Relatedly, there does not appear to be a clear correlation between CMMC Levels 4 and 5 and draft NIST SP 800-171B (released in June 2019). Draft NIST 800-171B recommends the implementation of 32 enhanced security requirements in addition to the 110 requirements listed in NIST SP 800-171. It does not appear, however, that the controls required under CMMC Levels 4 and 5 are coextensive with the requirements in NIST SP 800-171B. Further, draft NIST SP 800-171B, purports to only apply to “critical programs” and “high value assets.” In some ways, this appears to correspond to CMMC Levels 4 and 5, which are targeted towards “a small subset” of systems that “support DOD critical programs and technologies.” However, NIST SP 800-171B lacks a definition for “critical programs” or “high value assets,” so it is uncertain to what degree contractors required to meet NIST SP 800-171B must also be certified to CMMC Levels 4 or 5.

In addition, CMMC does not appear to address some of the most challenging scope questions arising under DFARS 252.204-7012. Most notably, CMMC does not appear to provide clarity on the second part of the definition of CDI, or ‘unmarked CDI.’ See DFARS 252.204-7012(a) (CDI includes CUI that is, “Collected, developed, received, transmitted, used, or stored by or on behalf of the contractor in support of the performance of the contract.”). The CMMC also does not clarify what constitutes an information system boundary, which causes uncertainty for contractors trying to determine the scope of information systems that must comply with DFARS 252.204-7012.

Perfect Compliance May Not Always Be Required

DOD acknowledged “the challenges of being 100% compliant with some [CMMC] practices.” For example, it may be impractical for an entity with thousands of end points to always maintain a perfect, up-to-date asset inventory. DOD thus suggests that “policies, plans, processes, and procedures” can “offset the need for 100% compliance for some practices.” The idea appears to be that a proper policy and process institutionalization regarding asset inventory may be sufficient to obtain CMMC certification, even where there are minor instances in which not all devices are inventoried. Though it is unclear how this would work in practice, industry will likely welcome DOD’s apparent openness to the notion that perfect compliance may be offset with mature cyber policies and procedures.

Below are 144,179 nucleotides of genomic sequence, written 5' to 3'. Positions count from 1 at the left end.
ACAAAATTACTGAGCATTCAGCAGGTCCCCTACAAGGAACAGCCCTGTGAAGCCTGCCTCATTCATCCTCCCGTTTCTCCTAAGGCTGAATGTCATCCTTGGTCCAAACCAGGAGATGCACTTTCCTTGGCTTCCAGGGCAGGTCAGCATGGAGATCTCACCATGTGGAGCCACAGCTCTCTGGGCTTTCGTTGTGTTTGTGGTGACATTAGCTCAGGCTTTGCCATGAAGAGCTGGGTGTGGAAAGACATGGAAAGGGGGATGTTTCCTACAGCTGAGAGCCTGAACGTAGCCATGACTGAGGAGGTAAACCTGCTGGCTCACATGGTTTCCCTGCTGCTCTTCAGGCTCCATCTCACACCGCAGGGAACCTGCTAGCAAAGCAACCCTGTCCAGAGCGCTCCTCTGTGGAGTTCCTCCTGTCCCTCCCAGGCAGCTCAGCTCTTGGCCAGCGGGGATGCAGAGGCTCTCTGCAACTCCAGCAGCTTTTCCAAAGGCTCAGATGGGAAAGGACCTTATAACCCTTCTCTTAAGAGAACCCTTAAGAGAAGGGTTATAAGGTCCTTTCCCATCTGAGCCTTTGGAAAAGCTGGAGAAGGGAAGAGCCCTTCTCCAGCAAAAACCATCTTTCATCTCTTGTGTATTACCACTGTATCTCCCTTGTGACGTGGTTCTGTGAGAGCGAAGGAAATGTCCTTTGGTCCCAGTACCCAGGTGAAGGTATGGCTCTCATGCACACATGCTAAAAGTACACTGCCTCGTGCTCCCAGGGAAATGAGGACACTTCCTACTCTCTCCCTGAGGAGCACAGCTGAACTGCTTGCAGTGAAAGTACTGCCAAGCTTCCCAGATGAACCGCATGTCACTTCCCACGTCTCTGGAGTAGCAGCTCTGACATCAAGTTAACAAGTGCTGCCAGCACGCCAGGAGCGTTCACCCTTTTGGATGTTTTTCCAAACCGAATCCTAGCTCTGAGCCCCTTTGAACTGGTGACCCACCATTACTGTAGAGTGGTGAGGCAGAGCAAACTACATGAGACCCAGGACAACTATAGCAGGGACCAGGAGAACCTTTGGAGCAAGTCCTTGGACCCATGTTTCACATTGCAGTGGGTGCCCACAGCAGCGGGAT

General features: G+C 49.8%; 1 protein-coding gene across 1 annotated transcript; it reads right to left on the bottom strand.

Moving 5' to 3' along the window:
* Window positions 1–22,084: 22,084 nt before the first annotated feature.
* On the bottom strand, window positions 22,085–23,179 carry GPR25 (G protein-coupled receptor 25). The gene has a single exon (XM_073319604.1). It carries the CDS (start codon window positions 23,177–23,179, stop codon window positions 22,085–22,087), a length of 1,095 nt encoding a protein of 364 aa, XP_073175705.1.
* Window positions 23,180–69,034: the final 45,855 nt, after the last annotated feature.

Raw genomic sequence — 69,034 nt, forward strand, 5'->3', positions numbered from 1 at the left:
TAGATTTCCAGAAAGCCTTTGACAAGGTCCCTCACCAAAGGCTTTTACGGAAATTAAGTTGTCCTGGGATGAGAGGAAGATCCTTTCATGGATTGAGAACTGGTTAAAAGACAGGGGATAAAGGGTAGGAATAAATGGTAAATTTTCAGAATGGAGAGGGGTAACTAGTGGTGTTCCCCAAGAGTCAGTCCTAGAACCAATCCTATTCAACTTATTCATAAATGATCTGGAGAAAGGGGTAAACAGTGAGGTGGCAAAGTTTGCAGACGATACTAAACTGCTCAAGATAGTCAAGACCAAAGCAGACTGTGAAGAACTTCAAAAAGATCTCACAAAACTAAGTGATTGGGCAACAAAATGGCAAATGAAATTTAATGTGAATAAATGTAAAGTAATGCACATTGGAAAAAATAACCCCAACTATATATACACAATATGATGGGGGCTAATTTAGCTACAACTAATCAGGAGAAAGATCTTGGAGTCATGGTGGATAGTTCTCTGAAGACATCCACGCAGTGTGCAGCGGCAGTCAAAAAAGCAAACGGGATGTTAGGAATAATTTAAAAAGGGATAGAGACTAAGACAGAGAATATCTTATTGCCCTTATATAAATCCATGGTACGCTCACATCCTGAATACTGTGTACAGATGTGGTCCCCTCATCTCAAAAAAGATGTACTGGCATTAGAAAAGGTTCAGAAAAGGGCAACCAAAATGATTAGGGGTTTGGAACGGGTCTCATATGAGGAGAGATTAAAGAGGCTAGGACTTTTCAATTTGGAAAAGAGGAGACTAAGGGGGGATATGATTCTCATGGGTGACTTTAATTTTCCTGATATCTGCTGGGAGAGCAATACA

Request for Feedback

DOD has requested comments on the current draft by September 25, 2019. In particular, DOD listed the following specific questions on which it is seeking comments:

  1. What do you recommend removing or de-prioritizing to simplify the model and why?
  2. Which elements provide high value to your organization?
  3. Which practices would you move or cross reference between levels or domains?
  4. In preparation for the pending easy-to-use assessment guidance, what recommendations might you have to clarify practices and processes?


We will be monitoring this as DOD releases new details.